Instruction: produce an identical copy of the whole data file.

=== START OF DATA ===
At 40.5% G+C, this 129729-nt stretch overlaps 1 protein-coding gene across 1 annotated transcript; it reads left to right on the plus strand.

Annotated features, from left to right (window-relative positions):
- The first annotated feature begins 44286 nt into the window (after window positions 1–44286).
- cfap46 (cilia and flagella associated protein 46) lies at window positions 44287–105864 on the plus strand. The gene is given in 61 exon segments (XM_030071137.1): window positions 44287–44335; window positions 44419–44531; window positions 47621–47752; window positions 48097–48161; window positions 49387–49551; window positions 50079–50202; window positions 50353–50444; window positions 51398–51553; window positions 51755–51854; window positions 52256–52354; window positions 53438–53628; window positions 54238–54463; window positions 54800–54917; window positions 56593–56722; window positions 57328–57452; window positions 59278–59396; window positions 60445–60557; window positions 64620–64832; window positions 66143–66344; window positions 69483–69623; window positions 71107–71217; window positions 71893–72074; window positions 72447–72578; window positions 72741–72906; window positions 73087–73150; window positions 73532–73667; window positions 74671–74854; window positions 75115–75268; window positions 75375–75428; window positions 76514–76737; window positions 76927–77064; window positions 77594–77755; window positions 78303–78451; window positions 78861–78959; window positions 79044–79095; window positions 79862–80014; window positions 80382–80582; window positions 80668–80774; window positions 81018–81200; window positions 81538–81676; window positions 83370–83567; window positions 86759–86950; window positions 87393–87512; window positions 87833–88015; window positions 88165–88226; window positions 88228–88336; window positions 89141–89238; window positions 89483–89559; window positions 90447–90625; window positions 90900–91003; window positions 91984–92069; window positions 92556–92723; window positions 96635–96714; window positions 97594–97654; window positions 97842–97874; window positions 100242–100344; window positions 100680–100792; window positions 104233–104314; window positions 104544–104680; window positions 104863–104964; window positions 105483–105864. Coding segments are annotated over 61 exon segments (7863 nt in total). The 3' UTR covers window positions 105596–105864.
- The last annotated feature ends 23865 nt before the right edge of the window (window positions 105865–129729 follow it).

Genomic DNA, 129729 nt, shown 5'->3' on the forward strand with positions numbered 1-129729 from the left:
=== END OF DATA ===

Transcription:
At 40.5% G+C, this 129729-nt stretch overlaps 1 protein-coding gene across 1 annotated transcript; it reads left to right on the plus strand.

Annotated features, from left to right (window-relative positions):
- The first annotated feature begins 44286 nt into the window (after window positions 1–44286).
- cfap46 (cilia and flagella associated protein 46) lies at window positions 44287–105864 on the plus strand. The gene is given in 61 exon segments (XM_030071137.1): window positions 44287–44335; window positions 44419–44531; window positions 47621–47752; window positions 48097–48161; window positions 49387–49551; window positions 50079–50202; window positions 50353–50444; window positions 51398–51553; window positions 51755–51854; window positions 52256–52354; window positions 53438–53628; window positions 54238–54463; window positions 54800–54917; window positions 56593–56722; window positions 57328–57452; window positions 59278–59396; window positions 60445–60557; window positions 64620–64832; window positions 66143–66344; window positions 69483–69623; window positions 71107–71217; window positions 71893–72074; window positions 72447–72578; window positions 72741–72906; window positions 73087–73150; window positions 73532–73667; window positions 74671–74854; window positions 75115–75268; window positions 75375–75428; window positions 76514–76737; window positions 76927–77064; window positions 77594–77755; window positions 78303–78451; window positions 78861–78959; window positions 79044–79095; window positions 79862–80014; window positions 80382–80582; window positions 80668–80774; window positions 81018–81200; window positions 81538–81676; window positions 83370–83567; window positions 86759–86950; window positions 87393–87512; window positions 87833–88015; window positions 88165–88226; window positions 88228–88336; window positions 89141–89238; window positions 89483–89559; window positions 90447–90625; window positions 90900–91003; window positions 91984–92069; window positions 92556–92723; window positions 96635–96714; window positions 97594–97654; window positions 97842–97874; window positions 100242–100344; window positions 100680–100792; window positions 104233–104314; window positions 104544–104680; window positions 104863–104964; window positions 105483–105864. Coding segments are annotated over 61 exon segments (7863 nt in total). The 3' UTR covers window positions 105596–105864.
- The last annotated feature ends 23865 nt before the right edge of the window (window positions 105865–129729 follow it).

Genomic DNA, 129729 nt, shown 5'->3' on the forward strand with positions numbered 1-129729 from the left: